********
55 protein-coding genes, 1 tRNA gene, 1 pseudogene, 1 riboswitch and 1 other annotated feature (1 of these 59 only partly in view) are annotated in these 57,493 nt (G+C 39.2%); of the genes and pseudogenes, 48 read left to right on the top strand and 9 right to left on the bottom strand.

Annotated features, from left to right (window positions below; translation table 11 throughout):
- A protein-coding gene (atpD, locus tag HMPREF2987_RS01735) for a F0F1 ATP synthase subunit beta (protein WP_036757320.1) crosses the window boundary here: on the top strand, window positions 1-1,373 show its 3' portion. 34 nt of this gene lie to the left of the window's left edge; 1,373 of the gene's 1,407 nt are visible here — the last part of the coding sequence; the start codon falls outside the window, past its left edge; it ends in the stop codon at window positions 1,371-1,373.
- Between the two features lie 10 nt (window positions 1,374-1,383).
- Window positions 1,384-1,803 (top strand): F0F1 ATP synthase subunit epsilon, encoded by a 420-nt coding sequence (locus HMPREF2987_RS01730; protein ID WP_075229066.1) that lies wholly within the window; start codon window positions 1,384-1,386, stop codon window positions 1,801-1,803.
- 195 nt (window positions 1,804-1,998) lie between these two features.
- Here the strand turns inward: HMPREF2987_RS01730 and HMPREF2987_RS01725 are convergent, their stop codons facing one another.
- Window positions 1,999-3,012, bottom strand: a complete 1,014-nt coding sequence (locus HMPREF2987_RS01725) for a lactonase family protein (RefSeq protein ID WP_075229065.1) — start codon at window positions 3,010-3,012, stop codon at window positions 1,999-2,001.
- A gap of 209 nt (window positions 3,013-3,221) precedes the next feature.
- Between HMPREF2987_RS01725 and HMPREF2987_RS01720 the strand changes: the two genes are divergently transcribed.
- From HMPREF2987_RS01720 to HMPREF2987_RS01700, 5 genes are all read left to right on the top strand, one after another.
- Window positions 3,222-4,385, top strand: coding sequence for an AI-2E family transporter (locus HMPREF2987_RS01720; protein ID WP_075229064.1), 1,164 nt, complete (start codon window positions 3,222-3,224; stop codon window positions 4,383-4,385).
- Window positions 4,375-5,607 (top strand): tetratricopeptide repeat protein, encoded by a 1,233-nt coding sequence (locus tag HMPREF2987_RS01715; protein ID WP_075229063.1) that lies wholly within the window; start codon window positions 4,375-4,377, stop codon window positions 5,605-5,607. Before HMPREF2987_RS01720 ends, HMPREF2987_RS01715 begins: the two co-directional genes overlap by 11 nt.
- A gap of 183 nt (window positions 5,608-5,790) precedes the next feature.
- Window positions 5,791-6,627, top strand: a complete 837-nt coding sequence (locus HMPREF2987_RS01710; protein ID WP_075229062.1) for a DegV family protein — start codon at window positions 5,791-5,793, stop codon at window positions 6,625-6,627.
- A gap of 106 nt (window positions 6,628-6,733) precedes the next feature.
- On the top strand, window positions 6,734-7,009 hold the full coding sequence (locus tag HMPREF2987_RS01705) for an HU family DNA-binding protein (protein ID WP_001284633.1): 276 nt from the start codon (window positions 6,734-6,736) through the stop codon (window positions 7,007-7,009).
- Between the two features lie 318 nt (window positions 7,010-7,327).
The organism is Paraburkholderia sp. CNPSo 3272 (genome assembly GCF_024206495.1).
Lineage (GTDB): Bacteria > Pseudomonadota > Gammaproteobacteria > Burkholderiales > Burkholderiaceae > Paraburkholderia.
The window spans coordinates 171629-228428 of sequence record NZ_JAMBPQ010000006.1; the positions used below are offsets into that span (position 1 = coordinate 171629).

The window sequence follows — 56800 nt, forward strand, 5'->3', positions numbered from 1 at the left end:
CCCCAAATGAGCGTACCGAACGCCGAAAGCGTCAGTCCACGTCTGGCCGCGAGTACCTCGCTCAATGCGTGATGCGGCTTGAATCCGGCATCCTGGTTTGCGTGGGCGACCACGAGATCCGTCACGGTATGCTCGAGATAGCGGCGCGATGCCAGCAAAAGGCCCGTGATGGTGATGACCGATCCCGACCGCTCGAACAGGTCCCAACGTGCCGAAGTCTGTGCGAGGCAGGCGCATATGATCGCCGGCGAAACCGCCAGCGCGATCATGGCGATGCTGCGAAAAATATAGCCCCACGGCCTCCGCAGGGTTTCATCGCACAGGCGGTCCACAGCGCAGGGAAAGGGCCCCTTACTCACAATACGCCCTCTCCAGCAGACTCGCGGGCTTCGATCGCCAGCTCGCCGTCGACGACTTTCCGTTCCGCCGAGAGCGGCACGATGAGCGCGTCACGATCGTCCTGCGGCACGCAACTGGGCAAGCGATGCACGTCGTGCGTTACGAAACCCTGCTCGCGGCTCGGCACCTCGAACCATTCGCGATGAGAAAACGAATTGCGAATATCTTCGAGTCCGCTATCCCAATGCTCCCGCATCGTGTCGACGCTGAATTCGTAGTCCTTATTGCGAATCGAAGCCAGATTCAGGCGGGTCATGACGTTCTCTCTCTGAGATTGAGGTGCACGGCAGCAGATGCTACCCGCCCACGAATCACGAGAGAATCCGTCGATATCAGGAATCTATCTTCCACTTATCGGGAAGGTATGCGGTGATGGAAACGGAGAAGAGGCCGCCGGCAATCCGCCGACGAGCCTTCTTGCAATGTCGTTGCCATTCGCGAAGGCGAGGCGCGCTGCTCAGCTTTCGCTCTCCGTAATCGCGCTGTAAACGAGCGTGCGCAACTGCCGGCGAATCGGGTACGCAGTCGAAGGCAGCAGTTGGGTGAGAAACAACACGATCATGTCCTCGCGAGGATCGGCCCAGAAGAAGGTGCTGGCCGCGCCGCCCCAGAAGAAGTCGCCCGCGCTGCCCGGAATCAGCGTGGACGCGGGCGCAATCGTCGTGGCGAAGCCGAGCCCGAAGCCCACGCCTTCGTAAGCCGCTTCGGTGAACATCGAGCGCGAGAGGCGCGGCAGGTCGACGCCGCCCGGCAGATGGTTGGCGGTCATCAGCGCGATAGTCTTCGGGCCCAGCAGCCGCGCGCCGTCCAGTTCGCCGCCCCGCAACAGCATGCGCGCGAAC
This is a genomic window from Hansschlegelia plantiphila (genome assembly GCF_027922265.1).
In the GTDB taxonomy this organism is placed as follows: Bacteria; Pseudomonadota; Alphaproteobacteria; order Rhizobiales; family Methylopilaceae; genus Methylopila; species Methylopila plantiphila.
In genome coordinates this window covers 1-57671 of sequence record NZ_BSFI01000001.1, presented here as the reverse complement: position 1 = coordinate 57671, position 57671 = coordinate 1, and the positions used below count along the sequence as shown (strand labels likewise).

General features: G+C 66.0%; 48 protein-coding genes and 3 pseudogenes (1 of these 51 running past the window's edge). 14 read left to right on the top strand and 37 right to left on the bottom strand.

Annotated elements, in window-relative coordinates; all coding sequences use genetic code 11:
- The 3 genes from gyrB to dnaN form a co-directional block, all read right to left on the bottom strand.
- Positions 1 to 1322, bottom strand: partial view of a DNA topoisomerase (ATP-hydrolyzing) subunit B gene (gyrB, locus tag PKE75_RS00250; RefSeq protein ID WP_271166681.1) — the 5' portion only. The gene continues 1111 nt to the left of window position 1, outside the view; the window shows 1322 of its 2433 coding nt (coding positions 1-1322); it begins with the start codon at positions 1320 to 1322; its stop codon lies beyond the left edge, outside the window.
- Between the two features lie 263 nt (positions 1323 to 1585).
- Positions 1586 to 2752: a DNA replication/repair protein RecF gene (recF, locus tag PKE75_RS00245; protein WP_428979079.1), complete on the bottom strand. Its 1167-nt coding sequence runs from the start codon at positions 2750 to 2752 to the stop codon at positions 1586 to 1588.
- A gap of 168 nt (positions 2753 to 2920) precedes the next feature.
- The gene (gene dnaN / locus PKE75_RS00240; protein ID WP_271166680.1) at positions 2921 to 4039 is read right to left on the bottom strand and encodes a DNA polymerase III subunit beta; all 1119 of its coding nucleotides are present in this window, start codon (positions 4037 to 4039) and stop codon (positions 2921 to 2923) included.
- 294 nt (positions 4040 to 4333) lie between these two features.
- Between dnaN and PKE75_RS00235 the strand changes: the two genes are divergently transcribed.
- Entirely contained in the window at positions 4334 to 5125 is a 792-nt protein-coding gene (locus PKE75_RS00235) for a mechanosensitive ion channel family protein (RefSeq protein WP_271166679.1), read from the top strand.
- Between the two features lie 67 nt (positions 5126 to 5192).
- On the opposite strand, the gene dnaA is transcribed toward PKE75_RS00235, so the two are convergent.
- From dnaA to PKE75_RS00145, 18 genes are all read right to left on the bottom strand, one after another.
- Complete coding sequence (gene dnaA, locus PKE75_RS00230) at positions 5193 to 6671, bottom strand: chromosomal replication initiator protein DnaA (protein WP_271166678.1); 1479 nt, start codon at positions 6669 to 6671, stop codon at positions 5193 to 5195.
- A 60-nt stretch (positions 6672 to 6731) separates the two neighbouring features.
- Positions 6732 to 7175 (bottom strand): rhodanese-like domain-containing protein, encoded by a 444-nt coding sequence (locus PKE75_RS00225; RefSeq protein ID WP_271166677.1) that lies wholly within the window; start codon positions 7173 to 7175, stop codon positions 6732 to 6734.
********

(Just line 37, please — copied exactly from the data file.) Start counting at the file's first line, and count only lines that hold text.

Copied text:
- Entirely contained in the window at positions 4334 to 5125 is a 792-nt protein-coding gene (locus PKE75_RS00235) for a mechanosensitive ion channel family protein (RefSeq protein WP_271166679.1), read from the top strand.